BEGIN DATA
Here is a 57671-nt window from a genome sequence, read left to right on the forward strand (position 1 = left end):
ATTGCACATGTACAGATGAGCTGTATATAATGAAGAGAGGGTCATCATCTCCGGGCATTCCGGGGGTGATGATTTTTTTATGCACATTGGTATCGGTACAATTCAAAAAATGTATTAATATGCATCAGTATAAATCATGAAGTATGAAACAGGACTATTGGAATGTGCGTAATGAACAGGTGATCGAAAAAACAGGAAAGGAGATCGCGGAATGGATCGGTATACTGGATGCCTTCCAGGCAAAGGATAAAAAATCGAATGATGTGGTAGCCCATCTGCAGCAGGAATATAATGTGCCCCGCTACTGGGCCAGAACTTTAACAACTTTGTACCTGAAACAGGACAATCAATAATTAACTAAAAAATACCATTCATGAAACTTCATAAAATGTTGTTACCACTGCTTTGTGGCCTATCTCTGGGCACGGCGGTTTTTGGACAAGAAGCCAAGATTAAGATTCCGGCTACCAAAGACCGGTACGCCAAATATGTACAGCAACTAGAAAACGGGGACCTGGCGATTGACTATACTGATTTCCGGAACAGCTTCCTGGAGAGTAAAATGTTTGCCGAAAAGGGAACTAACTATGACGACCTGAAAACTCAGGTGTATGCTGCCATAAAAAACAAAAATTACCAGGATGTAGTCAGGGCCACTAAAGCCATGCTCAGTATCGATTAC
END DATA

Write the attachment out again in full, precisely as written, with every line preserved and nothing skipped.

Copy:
Here is a 57671-nt window from a genome sequence, read left to right on the forward strand (position 1 = left end):
ATTGCACATGTACAGATGAGCTGTATATAATGAAGAGAGGGTCATCATCTCCGGGCATTCCGGGGGTGATGATTTTTTTATGCACATTGGTATCGGTACAATTCAAAAAATGTATTAATATGCATCAGTATAAATCATGAAGTATGAAACAGGACTATTGGAATGTGCGTAATGAACAGGTGATCGAAAAAACAGGAAAGGAGATCGCGGAATGGATCGGTATACTGGATGCCTTCCAGGCAAAGGATAAAAAATCGAATGATGTGGTAGCCCATCTGCAGCAGGAATATAATGTGCCCCGCTACTGGGCCAGAACTTTAACAACTTTGTACCTGAAACAGGACAATCAATAATTAACTAAAAAATACCATTCATGAAACTTCATAAAATGTTGTTACCACTGCTTTGTGGCCTATCTCTGGGCACGGCGGTTTTTGGACAAGAAGCCAAGATTAAGATTCCGGCTACCAAAGACCGGTACGCCAAATATGTACAGCAACTAGAAAACGGGGACCTGGCGATTGACTATACTGATTTCCGGAACAGCTTCCTGGAGAGTAAAATGTTTGCCGAAAAGGGAACTAACTATGACGACCTGAAAACTCAGGTGTATGCTGCCATAAAAAACAAAAATTACCAGGATGTAGTCAGGGCCACTAAAGCCATGCTCAGTATCGATTAC